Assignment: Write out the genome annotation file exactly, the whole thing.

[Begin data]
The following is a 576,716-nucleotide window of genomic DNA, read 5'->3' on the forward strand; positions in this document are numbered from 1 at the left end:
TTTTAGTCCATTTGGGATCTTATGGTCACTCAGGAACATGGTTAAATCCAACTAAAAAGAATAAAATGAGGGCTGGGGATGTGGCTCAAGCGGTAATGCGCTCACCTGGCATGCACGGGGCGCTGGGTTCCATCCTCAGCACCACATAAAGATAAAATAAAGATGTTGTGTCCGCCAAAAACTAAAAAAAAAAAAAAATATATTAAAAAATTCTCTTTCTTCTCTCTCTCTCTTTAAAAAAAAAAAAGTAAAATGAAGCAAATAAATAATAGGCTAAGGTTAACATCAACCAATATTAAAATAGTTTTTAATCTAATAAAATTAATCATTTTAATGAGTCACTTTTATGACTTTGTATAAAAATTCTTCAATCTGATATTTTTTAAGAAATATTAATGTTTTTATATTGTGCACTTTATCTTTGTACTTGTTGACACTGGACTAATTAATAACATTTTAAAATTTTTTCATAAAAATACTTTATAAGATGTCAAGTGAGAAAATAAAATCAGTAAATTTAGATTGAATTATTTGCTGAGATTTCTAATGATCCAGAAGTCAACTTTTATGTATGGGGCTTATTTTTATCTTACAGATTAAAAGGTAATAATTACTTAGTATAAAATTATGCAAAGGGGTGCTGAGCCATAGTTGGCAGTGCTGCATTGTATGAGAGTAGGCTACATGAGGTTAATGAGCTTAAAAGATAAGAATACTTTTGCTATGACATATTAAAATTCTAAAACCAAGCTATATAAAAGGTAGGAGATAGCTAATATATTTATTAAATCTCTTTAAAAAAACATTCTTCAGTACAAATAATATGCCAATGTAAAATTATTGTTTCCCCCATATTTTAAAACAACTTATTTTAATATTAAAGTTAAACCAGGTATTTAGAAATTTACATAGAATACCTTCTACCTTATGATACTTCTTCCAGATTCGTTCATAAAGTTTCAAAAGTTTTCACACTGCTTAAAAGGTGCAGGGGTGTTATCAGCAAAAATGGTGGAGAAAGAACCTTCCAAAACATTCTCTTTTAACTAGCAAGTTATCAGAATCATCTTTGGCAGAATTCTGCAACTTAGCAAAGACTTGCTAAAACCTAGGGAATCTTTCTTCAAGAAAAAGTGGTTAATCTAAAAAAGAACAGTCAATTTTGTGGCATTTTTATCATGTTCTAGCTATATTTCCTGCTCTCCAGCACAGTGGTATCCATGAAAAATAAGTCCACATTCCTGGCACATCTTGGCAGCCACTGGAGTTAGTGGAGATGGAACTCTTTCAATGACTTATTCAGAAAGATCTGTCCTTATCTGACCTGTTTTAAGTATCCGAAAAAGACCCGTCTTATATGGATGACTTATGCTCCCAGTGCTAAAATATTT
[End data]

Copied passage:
The following is a 576,716-nucleotide window of genomic DNA, read 5'->3' on the forward strand; positions in this document are numbered from 1 at the left end:
TTTTAGTCCATTTGGGATCTTATGGTCACTCAGGAACATGGTTAAATCCAACTAAAAAGAATAAAATGAGGGCTGGGGATGTGGCTCAAGCGGTAATGCGCTCACCTGGCATGCACGGGGCGCTGGGTTCCATCCTCAGCACCACATAAAGATAAAATAAAGATGTTGTGTCCGCCAAAAACTAAAAAAAAAAAAAAATATATTAAAAAATTCTCTTTCTTCTCTCTCTCTCTTTAAAAAAAAAAAAGTAAAATGAAGCAAATAAATAATAGGCTAAGGTTAACATCAACCAATATTAAAATAGTTTTTAATCTAATAAAATTAATCATTTTAATGAGTCACTTTTATGACTTTGTATAAAAATTCTTCAATCTGATATTTTTTAAGAAATATTAATGTTTTTATATTGTGCACTTTATCTTTGTACTTGTTGACACTGGACTAATTAATAACATTTTAAAATTTTTTCATAAAAATACTTTATAAGATGTCAAGTGAGAAAATAAAATCAGTAAATTTAGATTGAATTATTTGCTGAGATTTCTAATGATCCAGAAGTCAACTTTTATGTATGGGGCTTATTTTTATCTTACAGATTAAAAGGTAATAATTACTTAGTATAAAATTATGCAAAGGGGTGCTGAGCCATAGTTGGCAGTGCTGCATTGTATGAGAGTAGGCTACATGAGGTTAATGAGCTTAAAAGATAAGAATACTTTTGCTATGACATATTAAAATTCTAAAACCAAGCTATATAAAAGGTAGGAGATAGCTAATATATTTATTAAATCTCTTTAAAAAAACATTCTTCAGTACAAATAATATGCCAATGTAAAATTATTGTTTCCCCCATATTTTAAAACAACTTATTTTAATATTAAAGTTAAACCAGGTATTTAGAAATTTACATAGAATACCTTCTACCTTATGATACTTCTTCCAGATTCGTTCATAAAGTTTCAAAAGTTTTCACACTGCTTAAAAGGTGCAGGGGTGTTATCAGCAAAAATGGTGGAGAAAGAACCTTCCAAAACATTCTCTTTTAACTAGCAAGTTATCAGAATCATCTTTGGCAGAATTCTGCAACTTAGCAAAGACTTGCTAAAACCTAGGGAATCTTTCTTCAAGAAAAAGTGGTTAATCTAAAAAAGAACAGTCAATTTTGTGGCATTTTTATCATGTTCTAGCTATATTTCCTGCTCTCCAGCACAGTGGTATCCATGAAAAATAAGTCCACATTCCTGGCACATCTTGGCAGCCACTGGAGTTAGTGGAGATGGAACTCTTTCAATGACTTATTCAGAAAGATCTGTCCTTATCTGACCTGTTTTAAGTATCCGAAAAAGACCCGTCTTATATGGATGACTTATGCTCCCAGTGCTAAAATATTT